In the beginning, I was numb from losing him and just seemed to be going through the motions of living. I did what I had to do and took care of the business of paying household bills and things like that. I cried some, but most of the time I just existed in this numb state.

In December, I guess because of the holidays, I got into this deep depression. I am still in this depression. I don't get dressed unless I have to. I usually get a shower and get back in to my pajamas. I spend most of my day either playing games on the computer or watching tv while in the bed. I have also been crying a lot and missing my husband so very much. I don't know if this is a phase of the grief process or not. I having a really hard time letting him go. My sister in law wants me to get on a dating web site and find someone new, but I am just not interested in finding someone new at this point.

Every where I turn there is something there that reminds me of my husband. The ache in my heart is beyond any words. I know I have to go on living and I know he wouldn't want me doing this kind of stuff, but for now this is how I want to be. I just want to stay in my little cocoon away from the world.

Has anybody else felt this way or have been in this kind of depression? Will it get better with time? I don't want to do the support group thing or professional help thing if I don't have to. Any suggestions on how to get through this would be appreciated.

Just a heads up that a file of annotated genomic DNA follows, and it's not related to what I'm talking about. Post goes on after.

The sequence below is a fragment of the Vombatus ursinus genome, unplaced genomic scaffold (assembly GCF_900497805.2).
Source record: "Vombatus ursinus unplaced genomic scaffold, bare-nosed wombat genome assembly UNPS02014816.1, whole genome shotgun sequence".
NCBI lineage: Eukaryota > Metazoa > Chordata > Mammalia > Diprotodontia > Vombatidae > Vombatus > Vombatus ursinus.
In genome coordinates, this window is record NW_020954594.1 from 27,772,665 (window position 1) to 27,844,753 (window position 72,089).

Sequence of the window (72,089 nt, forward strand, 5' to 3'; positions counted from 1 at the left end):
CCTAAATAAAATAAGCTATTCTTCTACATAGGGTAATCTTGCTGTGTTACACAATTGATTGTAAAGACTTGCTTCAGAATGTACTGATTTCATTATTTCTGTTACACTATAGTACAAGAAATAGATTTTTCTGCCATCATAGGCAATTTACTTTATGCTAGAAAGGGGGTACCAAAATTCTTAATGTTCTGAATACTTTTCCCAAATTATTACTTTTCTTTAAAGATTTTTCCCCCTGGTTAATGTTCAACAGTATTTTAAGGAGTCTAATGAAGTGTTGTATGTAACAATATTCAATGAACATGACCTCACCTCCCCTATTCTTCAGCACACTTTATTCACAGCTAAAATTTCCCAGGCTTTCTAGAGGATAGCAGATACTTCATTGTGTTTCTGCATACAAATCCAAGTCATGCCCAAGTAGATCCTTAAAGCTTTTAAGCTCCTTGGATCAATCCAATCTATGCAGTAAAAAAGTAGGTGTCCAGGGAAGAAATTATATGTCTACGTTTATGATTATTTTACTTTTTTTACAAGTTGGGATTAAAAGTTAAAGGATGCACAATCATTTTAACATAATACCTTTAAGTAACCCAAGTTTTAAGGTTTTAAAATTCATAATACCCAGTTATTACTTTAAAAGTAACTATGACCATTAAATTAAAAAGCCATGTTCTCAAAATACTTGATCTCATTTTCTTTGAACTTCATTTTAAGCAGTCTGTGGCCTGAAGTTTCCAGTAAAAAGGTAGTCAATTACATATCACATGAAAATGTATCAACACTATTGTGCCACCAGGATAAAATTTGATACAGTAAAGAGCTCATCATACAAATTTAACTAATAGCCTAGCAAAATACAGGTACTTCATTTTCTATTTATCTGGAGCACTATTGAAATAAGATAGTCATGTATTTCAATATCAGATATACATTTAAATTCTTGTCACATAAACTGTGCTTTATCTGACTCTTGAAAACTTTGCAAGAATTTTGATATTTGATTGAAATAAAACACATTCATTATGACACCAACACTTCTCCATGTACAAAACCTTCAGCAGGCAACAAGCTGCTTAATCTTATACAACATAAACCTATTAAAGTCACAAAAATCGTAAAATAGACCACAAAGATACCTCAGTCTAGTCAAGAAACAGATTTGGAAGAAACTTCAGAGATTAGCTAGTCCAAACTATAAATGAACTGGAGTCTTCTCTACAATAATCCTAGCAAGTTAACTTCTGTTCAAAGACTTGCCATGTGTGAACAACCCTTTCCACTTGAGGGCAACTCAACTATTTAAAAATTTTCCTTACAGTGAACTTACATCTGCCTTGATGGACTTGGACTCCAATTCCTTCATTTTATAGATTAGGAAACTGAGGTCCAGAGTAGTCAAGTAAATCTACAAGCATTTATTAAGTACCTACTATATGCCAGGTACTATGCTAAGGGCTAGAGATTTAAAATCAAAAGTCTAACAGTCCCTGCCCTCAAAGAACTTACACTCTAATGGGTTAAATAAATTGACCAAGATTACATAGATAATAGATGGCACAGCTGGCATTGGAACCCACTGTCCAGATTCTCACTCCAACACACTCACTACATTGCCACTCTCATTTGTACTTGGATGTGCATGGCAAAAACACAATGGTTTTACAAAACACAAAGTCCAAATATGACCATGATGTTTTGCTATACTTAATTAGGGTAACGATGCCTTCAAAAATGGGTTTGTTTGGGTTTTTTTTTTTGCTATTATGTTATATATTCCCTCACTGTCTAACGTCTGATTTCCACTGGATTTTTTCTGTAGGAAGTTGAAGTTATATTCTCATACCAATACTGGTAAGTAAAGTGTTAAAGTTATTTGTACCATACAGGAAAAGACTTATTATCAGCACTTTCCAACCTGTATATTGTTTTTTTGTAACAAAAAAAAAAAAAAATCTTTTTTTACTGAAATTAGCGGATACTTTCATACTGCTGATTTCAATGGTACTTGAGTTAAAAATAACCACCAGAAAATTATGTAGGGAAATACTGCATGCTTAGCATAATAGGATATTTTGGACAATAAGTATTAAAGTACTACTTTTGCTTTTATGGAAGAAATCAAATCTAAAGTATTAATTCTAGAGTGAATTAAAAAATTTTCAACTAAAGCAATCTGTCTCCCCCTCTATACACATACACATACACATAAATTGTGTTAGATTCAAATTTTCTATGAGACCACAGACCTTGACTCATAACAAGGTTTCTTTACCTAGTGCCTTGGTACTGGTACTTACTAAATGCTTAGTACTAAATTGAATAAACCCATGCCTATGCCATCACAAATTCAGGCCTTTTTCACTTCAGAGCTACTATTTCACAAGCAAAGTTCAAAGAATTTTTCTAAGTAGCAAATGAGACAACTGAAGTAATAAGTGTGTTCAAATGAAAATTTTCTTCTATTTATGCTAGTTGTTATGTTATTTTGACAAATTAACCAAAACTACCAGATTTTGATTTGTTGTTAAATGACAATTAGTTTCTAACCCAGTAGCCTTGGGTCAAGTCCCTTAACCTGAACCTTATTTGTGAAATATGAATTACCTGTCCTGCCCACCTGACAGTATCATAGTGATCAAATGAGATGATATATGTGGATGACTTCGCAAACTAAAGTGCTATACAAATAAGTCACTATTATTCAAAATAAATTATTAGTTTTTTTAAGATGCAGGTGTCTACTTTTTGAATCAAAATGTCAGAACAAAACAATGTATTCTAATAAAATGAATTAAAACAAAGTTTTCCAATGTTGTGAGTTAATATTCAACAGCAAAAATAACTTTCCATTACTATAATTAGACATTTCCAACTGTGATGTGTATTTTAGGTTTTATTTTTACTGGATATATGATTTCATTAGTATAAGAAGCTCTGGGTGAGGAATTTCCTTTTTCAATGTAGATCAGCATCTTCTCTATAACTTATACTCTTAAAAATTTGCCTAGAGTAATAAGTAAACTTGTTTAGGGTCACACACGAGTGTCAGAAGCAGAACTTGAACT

Cheri,
I am so sorry for the loss of your beloved husband. Depression is considered normal by many grief experts. Because it has caused such a disruption in your life you might want to seek the help of a trained counselor. I would recommend contacting your local hospice group to find someone in your area that is specially trained to handle grief. I know you say you don't want to go this route but sometimes you need that little kick start and I am sensing this is what you need right now.
Second, do not ever "let go". Your husband will always be a part of your life no matter what else may happen. You circumstances may change at some point, but that feeling you have for him will never change. He was the other half of what was your whole at that time. The tears are normal and in fact helpful as they release a lot of toxins in your body which could cause you to have health issues. You don't mention if you have children but if you do, your health issues if you DIDN'T have these crying times could cause problems for them.
Third, do not rush into doing anything regarding dating until you are absolutely sure you are ready. The dating world can be a very cruel and harsh experience under normal circumstances. Add the factor of what you are going through and the chance for disaster increases greatly.
Hi Steve,

Thank you for your reply and thank you for your condolences. I am glad you told me that I didn't have to "let go" ever. I don't want to ever let go of him and what we shared together. He was a significant part of my life for many years and as you said "He was the other half of what was your whole at that time".

I feel so lost without him. I don't have many close friends around to help me through this time either. I have a daughter from a previous marriage who is 26 years old. My husband who died came into her life when she was around 10 years of age. She considered Rick more her dad then her real dad was. She lives a couple hours from me, is married and seems to be way involved in her own life to be concerned with me. I raised her to be independent, but I wish she would show me a little more attention these days. It kinda hurts that she doesn't communicate more with me. I know she loves me and that she deals with grief a lot differently then I do. I guess I am feeling loss on two different fronts these days because of the way my daughter is handling this too.